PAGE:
Meanwhile, the Obama administration told lawmakers Thursday that it will not declare Egypt's government overthrow a coup, US officials said, allowing the United States to continue providing $1.5 billion in annual military and economic aid to the Arab world's most populous country.
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Egypt's army has summoned Egyptians into the streets on Friday in an intended turning point in its confrontation with followers of Morsi, the elected leader the generals removed on July 3.
Clashes in Cairo (Photo: EPA)
An army official said the military had set Morsi's Muslim Brotherhood an ultimatum, giving it until Saturday to sign up to a plan for political reconciliation which it has so far spurned.
The Muslim Brotherhood, which has maintained a street vigil for a month with thousands of supporters demanding Morsi's reinstatement, has called its own crowds out for counter-demonstrations across Egypt in a "day to remove the coup".
'Day to remove coup' (Photo: AFP)
Both sides have dramatically escalated rhetoric before Friday's demonstrations. The Brotherhood accused the army of pushing the nation towards civil war and committing a crime worse than destroying Islam's holiest site.
In a Facebook post, the army said it will not "turn its guns against its people, but it will turn them against black violence and terrorism which has no religion or nation".
A military official said the army had given the Brotherhood 48 hours from Thursday afternoon to join the political process. He did not say what would happen if it refuses.
Anti-Morsi protest (Photo: MCT)
Army chief General Abdel Fattah al-Sisi has called on Egyptians to take to the streets and give him a "mandate" to act against the violence that has convulsed Egypt since he shunted its first freely elected president from power.
Meanwhile, Sheikh Youssef al-Qaradawi, an influential Egyptian cleric based in Qatar, issued a religious edict broadcast on Al Jazeera television urging soldiers to disobey orders to kill.
The main anti-Morsi youth protest group, which has backed the army, said it would go to the streets to "cleanse Egypt".
The West is increasingly alarmed at the course taken by Egypt, a strategic hinge between the Middle East and North Africa, since protests in 2011 brought down Mubarak and ended decades of autocratic rule in the most populous Arab state.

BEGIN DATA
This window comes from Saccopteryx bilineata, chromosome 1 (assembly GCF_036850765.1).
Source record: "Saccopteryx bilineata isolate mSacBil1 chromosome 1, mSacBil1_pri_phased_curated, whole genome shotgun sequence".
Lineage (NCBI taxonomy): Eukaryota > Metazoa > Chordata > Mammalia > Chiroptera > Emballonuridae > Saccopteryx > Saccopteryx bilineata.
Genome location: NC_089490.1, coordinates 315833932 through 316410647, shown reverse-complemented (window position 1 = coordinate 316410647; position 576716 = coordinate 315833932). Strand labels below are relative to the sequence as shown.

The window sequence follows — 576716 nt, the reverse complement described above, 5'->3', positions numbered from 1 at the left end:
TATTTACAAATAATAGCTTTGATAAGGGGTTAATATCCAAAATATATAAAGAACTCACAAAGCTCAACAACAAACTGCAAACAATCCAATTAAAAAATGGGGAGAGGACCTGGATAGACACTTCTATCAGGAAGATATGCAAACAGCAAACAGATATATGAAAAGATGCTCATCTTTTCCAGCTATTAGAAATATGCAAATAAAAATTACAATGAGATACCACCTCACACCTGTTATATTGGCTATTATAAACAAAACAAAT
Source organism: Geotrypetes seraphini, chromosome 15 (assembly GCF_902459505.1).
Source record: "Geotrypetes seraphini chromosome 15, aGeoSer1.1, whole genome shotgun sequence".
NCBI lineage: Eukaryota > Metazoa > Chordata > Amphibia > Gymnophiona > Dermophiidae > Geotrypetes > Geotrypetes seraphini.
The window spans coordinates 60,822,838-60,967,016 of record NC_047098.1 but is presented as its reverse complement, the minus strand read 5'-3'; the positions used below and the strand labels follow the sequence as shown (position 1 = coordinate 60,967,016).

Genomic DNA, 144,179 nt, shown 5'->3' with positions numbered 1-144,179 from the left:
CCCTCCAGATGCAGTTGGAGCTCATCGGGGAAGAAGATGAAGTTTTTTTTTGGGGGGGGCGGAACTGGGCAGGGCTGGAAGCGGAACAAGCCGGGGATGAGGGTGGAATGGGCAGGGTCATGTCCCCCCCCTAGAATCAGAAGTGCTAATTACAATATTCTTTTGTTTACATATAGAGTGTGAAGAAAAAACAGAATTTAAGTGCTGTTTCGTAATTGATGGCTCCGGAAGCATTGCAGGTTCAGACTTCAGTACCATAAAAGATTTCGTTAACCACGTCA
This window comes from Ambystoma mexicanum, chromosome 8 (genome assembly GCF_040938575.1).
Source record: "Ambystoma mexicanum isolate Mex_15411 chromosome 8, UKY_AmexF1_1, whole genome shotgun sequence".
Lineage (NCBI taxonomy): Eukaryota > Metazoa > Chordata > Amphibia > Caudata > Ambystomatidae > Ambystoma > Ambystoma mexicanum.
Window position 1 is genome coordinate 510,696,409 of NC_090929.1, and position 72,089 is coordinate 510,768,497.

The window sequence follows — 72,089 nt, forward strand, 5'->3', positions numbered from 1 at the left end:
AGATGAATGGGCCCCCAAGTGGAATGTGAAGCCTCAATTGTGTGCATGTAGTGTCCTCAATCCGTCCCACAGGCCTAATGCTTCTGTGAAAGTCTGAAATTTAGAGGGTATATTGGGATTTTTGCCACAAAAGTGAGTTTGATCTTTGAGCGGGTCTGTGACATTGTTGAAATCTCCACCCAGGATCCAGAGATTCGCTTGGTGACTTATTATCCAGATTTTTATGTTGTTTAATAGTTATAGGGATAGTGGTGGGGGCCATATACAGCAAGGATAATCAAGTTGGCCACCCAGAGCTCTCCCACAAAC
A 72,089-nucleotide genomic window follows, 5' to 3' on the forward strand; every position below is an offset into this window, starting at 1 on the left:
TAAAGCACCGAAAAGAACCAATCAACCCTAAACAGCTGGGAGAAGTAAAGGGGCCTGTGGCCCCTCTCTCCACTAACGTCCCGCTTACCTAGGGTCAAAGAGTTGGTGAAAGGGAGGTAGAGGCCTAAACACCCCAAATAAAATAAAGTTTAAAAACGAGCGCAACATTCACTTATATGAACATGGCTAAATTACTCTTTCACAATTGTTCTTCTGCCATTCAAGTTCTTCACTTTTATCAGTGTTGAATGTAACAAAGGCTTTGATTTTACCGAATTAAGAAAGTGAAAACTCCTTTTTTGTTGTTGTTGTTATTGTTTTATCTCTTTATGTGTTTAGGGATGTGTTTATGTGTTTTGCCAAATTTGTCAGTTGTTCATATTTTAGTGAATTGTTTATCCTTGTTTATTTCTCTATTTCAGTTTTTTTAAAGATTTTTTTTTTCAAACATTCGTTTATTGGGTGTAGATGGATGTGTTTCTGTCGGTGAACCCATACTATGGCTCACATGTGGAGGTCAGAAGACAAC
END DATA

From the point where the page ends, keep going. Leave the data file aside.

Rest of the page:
Signaling its displeasure, Washington has delayed the delivery of four F-16 fighter jets to Cairo. On Thursday, the White House urged the army to exercise "maximum restraint and caution".
Sisi's coup? (Photo: Gettyimages)However, the Obama administration told lawmakers Thursday that it will not declare Egypt's government overthrow a coup, allowing the US to continue providing $1.5 billion in annual military and economic aid to the Arab world's most populous country.
William Burns, the State Department's No. 2 official, held a closed-doors meeting with House members and was to brief senators later Thursday in the US first act regarding Egypt since Morsi's fall.
The administration has been forced into difficult contortions to justify not declaring a coup d'etat, which would prompt the automatic suspension of American assistance programs under US law. Washington fears that halting such funding could imperil programs that help to secure Israel's border and fight weapons smuggling into the Hamas-controlled Gaza Strip, among other things seen as critical to US national security.
It's unclear what specific arguments it presented Thursday, but officials said Burns explained how the administration hasn't declared the power change a coup and doesn't plan to in future as Egypt moves to restore civilian governance and hold new democratic elections. The officials spoke on condition of anonymity because they weren't authorized to discuss the private meetings.
Many from both parties in Congress sympathize with the administration's view and the need to back a military that has safeguarded Egypt's peace with Israel for three decades.
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